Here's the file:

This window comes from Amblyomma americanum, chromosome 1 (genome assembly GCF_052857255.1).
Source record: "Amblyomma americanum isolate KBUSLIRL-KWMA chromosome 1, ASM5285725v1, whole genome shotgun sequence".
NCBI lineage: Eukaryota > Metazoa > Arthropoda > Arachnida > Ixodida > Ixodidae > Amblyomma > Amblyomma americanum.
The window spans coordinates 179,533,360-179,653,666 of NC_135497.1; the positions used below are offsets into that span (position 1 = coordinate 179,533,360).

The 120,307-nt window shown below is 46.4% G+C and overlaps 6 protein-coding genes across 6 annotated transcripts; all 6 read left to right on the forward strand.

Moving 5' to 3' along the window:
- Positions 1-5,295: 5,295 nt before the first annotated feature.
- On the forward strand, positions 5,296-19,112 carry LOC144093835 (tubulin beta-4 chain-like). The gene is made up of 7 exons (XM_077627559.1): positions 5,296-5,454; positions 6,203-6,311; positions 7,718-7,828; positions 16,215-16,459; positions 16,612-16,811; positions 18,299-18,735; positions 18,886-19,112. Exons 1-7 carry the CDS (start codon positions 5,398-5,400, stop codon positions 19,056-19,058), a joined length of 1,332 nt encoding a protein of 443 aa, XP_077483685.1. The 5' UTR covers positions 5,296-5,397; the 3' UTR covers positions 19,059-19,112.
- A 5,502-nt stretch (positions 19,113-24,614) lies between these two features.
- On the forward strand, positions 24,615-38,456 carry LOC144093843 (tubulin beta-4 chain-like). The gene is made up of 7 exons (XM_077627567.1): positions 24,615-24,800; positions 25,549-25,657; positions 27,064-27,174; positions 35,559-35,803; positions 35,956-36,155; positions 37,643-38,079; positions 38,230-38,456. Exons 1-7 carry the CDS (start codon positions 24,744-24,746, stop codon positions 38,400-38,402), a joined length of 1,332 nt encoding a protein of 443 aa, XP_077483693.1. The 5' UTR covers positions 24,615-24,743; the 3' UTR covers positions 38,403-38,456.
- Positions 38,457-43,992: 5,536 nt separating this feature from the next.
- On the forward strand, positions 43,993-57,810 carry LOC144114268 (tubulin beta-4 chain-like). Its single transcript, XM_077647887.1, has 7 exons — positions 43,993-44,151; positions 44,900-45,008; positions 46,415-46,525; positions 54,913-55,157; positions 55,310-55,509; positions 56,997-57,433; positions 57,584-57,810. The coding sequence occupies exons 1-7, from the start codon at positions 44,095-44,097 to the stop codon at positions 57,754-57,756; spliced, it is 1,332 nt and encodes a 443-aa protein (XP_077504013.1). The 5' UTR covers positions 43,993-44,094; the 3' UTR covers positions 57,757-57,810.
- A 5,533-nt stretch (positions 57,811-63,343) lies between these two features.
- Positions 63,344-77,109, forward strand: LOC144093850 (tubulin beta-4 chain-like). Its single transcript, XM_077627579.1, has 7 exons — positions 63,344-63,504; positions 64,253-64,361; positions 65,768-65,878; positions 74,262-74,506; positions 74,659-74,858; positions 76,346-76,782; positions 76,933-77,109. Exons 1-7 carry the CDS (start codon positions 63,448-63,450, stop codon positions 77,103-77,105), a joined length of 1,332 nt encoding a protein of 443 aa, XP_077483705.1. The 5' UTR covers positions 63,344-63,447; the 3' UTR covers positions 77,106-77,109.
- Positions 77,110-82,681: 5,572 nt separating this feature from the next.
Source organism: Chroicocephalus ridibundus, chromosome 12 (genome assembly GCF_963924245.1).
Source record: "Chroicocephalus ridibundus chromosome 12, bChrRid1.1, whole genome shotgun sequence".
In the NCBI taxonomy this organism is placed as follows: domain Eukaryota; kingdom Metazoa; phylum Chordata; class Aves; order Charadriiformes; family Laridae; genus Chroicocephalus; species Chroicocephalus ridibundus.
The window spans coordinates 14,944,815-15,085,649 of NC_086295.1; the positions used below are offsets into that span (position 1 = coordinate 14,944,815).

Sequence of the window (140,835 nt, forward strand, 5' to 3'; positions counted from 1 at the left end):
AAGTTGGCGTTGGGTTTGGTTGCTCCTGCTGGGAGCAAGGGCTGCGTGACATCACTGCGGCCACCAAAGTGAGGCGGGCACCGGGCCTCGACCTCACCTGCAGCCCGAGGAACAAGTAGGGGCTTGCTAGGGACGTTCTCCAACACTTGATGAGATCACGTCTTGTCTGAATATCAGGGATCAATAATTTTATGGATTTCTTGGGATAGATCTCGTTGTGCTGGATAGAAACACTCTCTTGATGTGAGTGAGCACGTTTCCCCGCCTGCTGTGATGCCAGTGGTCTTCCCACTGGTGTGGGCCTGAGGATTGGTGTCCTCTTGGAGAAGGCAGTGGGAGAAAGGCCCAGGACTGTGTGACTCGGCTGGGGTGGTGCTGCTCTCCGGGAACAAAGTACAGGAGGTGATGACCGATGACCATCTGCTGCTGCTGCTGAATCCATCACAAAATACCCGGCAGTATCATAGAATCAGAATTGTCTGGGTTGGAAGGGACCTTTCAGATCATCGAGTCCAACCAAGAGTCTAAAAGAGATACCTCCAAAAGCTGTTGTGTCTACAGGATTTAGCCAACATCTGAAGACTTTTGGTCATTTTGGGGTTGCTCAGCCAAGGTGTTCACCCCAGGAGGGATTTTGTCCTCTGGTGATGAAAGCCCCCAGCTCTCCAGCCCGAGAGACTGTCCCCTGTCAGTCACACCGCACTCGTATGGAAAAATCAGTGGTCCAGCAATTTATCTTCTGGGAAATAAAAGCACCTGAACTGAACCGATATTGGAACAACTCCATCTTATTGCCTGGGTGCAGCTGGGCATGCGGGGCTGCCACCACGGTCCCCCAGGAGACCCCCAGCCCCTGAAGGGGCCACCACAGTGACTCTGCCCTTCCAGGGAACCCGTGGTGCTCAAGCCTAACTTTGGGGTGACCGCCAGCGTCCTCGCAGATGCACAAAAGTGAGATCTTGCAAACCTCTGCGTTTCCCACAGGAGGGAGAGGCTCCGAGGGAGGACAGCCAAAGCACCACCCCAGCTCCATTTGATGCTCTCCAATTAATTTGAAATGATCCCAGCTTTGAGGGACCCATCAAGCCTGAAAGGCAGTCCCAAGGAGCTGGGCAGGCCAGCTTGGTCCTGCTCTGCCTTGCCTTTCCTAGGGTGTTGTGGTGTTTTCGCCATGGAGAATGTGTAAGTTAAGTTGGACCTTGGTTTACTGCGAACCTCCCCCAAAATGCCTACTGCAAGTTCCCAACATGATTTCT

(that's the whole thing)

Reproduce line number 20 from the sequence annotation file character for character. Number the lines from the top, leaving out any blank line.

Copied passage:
Sequence of the window (140,835 nt, forward strand, 5' to 3'; positions counted from 1 at the left end):